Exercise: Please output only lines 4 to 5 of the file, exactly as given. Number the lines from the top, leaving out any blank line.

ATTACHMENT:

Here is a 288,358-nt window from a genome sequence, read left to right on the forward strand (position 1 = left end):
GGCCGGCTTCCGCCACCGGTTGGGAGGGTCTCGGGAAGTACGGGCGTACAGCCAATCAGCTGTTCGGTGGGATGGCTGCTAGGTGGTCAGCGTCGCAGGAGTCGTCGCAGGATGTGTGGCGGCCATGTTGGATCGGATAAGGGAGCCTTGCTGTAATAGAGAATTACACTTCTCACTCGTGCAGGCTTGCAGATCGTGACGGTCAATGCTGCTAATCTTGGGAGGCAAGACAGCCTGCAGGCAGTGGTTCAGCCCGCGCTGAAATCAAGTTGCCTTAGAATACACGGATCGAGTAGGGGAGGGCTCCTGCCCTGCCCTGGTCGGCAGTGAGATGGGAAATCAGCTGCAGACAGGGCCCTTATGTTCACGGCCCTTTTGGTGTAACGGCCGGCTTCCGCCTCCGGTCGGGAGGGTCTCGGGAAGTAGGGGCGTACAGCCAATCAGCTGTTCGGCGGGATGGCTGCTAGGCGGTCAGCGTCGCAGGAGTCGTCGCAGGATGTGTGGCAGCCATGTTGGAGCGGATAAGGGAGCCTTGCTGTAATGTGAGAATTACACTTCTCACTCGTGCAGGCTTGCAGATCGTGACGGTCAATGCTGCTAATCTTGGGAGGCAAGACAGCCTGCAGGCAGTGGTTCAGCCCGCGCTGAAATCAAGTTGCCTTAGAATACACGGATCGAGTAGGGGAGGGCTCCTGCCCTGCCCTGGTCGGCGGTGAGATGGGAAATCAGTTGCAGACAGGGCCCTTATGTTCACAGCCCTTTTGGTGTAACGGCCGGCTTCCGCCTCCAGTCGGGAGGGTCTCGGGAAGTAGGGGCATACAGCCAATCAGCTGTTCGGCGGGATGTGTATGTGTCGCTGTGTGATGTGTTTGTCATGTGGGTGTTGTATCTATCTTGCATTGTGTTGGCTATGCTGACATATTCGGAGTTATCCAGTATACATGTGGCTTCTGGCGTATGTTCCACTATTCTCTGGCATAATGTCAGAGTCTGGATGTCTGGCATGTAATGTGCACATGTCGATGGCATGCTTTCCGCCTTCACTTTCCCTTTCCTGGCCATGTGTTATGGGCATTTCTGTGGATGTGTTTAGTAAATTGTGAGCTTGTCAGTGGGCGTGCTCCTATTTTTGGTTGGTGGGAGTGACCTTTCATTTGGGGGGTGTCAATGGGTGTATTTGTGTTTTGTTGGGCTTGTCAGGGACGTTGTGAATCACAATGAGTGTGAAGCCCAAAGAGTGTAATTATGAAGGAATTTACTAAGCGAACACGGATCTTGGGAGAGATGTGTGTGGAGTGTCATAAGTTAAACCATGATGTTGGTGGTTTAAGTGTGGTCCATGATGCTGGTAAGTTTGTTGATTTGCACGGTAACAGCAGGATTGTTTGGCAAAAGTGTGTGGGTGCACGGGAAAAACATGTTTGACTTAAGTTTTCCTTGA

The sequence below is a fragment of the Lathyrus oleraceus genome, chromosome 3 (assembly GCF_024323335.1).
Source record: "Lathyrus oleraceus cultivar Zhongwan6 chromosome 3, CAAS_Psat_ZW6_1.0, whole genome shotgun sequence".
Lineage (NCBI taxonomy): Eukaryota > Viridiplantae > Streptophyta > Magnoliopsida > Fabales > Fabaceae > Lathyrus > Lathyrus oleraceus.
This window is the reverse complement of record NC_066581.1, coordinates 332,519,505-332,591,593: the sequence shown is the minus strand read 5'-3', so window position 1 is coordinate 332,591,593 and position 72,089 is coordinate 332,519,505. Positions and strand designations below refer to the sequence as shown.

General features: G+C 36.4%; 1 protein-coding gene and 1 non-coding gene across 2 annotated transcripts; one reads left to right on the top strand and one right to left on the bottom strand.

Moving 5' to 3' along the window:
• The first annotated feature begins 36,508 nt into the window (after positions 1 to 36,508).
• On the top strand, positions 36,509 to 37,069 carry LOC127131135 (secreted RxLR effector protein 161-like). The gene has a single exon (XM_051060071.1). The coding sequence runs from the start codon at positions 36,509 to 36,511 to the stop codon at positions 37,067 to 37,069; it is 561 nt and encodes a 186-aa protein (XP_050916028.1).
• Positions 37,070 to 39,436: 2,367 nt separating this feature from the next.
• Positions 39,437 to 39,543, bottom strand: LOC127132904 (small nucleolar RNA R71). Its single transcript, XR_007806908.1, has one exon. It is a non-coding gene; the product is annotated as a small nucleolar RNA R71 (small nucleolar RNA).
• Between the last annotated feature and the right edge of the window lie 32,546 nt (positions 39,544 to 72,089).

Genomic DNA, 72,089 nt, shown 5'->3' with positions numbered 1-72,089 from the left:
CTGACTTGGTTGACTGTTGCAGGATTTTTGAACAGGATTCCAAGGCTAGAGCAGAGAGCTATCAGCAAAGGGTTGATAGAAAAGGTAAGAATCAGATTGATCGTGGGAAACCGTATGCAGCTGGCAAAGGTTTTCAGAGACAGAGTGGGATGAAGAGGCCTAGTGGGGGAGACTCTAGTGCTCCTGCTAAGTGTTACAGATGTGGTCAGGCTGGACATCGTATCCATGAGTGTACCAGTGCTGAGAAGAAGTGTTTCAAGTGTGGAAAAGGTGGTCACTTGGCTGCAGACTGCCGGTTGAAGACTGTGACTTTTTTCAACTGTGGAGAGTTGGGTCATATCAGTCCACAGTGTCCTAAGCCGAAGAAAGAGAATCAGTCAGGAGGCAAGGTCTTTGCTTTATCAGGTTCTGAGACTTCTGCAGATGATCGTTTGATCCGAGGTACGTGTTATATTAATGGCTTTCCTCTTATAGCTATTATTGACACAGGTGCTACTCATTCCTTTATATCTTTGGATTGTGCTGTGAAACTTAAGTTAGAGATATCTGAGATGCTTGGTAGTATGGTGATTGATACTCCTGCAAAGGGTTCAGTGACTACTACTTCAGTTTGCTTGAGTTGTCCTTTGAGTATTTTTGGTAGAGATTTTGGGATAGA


Source record: "Lathyrus oleraceus cultivar Zhongwan6 chromosome 3, CAAS_Psat_ZW6_1.0, whole genome shotgun sequence".
Lineage (NCBI taxonomy): Eukaryota > Viridiplantae > Streptophyta > Magnoliopsida > Fabales > Fabaceae > Lathyrus > Lathyrus oleraceus.